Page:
LaToya Ruby Frazier: The Notion of Family
Now available in a paperback edition, LaToya Ruby Frazier’s award-winning first book, The Notion of Family, offers an incisive exploration of the legacy of racism and economic decline in America’s small towns, as embodied by her hometown of Braddock, Pennsylvania.The work also considers the impact of that decline on the community and on her family,…
LaToya Ruby Frazier (born in Braddock, Pennsylvania, 1982) received her BFA from Edinboro University, Pennsylvania, in 2004, and her MFA from the College of Visual and Performing Arts at Syracuse University, New York, in 2007. She has received numerous grants and awards, including a 2014 Guggenheim Fellowship, 2014 USA Weitz Fellowship, and 2015 MacArthur Fellowship. Frazier teaches in the Department of Photography at the School of the Art Institute of Chicago, and is a visiting critic at Yale University. Her work has been included in exhibitions at major institutions worldwide.
Dennis C. Dickerson is the James M. Lawson, Jr. Professor of History at Vanderbilt University. He is the author of several titles focusing on American labor history and the civil rights movement, including Out of the Crucible: Black Steel Workers in Western Pennsylvania, 1875–1980 (1986).
Laura Wexler is a professor of American studies and women’s, gender, and sexuality studies at Yale University, as well as the founder and director of the Photographic Memory Workshop at Yale. Her books include the award-winning Tender Violence: Domestic Visions in an Age of U.S. Imperialism (2000).
Dawoud Bey is well-known for his work as a photographer, and has been featured in numerous exhibitions, including a mid-career survey at the Walker Art Center, Minneapolis, in 1995. He is a professor of art and a Distinguished College Artist at Columbia College Chicago.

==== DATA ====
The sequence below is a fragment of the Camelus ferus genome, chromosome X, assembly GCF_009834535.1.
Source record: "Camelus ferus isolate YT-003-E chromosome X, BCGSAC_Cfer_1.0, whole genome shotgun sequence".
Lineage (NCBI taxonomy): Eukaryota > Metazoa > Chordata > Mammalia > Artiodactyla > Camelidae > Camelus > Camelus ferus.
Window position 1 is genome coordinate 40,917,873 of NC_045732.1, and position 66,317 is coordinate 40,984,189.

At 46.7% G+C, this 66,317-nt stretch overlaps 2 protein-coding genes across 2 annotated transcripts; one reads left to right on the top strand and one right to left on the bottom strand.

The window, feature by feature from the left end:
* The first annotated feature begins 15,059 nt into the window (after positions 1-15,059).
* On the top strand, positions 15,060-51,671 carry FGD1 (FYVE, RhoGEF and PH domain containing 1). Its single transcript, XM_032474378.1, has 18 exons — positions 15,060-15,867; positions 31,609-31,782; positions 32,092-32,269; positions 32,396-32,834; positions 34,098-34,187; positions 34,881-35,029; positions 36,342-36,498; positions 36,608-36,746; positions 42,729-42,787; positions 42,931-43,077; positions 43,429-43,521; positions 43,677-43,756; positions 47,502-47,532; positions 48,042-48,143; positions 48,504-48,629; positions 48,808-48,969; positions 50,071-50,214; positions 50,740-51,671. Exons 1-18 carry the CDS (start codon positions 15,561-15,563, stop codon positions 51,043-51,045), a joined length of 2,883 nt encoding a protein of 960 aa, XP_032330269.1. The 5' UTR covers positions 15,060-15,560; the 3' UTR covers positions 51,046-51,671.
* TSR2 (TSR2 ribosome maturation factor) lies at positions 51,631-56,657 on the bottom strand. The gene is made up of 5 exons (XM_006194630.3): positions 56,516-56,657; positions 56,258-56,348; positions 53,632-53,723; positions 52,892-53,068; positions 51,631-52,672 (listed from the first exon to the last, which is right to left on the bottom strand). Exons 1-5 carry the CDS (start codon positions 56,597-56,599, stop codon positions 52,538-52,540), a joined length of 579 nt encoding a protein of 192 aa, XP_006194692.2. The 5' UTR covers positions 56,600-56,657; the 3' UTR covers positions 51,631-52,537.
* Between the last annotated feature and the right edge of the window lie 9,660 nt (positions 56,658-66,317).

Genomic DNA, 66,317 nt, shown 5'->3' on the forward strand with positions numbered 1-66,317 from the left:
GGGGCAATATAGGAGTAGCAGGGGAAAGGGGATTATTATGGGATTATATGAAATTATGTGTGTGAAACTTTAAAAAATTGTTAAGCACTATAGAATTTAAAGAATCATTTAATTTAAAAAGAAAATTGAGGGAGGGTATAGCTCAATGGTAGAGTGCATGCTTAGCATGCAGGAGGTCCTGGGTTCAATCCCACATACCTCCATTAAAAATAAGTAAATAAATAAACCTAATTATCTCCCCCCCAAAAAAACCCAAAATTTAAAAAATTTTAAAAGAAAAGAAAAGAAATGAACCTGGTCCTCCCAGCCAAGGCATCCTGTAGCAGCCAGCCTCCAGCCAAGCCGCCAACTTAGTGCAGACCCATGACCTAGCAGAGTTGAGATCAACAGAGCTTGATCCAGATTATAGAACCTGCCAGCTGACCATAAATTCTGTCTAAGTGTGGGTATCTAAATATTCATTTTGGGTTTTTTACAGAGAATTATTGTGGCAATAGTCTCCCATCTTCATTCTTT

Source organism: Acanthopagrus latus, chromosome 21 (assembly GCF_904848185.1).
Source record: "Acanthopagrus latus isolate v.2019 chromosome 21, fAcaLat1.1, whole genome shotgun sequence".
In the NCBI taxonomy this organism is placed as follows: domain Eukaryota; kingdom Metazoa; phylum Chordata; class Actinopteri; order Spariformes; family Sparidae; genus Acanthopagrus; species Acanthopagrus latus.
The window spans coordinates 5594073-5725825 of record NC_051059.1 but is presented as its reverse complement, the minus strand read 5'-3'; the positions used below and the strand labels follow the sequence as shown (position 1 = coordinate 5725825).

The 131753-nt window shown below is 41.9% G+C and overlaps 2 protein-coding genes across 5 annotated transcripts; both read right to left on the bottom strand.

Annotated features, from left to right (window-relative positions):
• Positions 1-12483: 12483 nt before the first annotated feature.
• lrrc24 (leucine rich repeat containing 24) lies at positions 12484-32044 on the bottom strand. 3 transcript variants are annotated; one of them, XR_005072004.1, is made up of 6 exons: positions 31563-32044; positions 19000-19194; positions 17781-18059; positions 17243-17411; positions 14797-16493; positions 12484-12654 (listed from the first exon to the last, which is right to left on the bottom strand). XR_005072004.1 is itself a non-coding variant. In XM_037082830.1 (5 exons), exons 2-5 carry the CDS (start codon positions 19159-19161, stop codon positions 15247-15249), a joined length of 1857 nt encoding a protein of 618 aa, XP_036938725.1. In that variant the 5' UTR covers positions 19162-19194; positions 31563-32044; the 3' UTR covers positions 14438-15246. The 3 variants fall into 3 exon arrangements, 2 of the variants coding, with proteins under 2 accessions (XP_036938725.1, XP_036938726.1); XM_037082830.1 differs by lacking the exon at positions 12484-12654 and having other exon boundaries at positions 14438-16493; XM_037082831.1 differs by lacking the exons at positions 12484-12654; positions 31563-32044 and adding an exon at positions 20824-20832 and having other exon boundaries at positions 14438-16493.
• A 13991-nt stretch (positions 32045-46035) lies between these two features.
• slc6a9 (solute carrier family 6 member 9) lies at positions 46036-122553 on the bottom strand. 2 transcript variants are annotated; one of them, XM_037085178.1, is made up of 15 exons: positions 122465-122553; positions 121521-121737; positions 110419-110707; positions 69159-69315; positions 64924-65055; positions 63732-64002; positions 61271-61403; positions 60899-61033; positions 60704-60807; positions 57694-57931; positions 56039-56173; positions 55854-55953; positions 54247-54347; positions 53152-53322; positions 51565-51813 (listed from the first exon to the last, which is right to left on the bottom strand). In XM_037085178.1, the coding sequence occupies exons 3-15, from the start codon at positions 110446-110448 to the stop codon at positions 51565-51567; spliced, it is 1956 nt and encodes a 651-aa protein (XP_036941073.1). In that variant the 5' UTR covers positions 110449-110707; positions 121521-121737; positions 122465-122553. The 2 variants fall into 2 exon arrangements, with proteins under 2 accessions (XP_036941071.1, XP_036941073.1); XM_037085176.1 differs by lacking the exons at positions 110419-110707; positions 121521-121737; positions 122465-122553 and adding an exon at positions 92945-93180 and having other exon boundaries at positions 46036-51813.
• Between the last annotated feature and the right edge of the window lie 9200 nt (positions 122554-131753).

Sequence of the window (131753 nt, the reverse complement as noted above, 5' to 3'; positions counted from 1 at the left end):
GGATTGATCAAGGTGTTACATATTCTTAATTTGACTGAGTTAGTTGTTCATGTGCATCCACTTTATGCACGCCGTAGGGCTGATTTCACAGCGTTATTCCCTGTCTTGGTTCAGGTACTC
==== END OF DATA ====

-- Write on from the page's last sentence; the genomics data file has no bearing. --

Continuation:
The work also considers the impact of that decline on the community and on her family, creating a statement both personal and truly political—an intervention in the histories and narratives of the region. Frazier has compellingly set her story of three generations—her Grandma Ruby, her mother, and herself—against larger questions of civic belonging and responsibility. The work documents her own struggles and interactions with family and the expectations of community, and includes the documentation of the demise of Braddock’s only hospital, reinforcing the idea that the history of a place is frequently written on the body as well as the landscape. With The Notion of Family, Frazier knowingly acknowledges and expands upon the traditions of classic black-and-white documentary photography, enlisting the participation of her family, and her mother in particular. In the creation of these collaborative works, Frazier reinforces the idea of art and image-making as a transformative act, a means of resetting traditional power dynamics and narratives—both those of her family and of the community at large.
Format: Paperback / softback
Number of pages: 156
Publication date: 2016-10-15
Measurements: 9.5 x 10.75 x 0.6 inches
Praise for The Notion of Family (Aperture, 2014)
Frazier offers a perspective from the inside, and her images achieve a muted power without being sentimental or sensational. (The Editors, Bookforum)
Frazier’s challenging and haunting photographs have previously brought this story to museums and galleries, but in this, her first book, she adds writing to create a powerfully stark family portrait. The brilliance of this volume, and Frazier’s work, is in the way it manages to be both documentary and art, deeply intimate and widely important, relentless but so very necessary. (Jillian Steinhauer, Hyperallergic)
Frazier reimagines the tradition of social documentary photography by approaching a community not as a curious or concerned outsider but as a vulnerable insider. (Maurice Berger, New York Times Lens blog)
In her first book, Frazier explores themes of economic inequity, racism and personal politics through three generations of her own family, and documents the tolls that big injustices can have on small families and communities alike. (Phil Bicker, TIME Lightbox)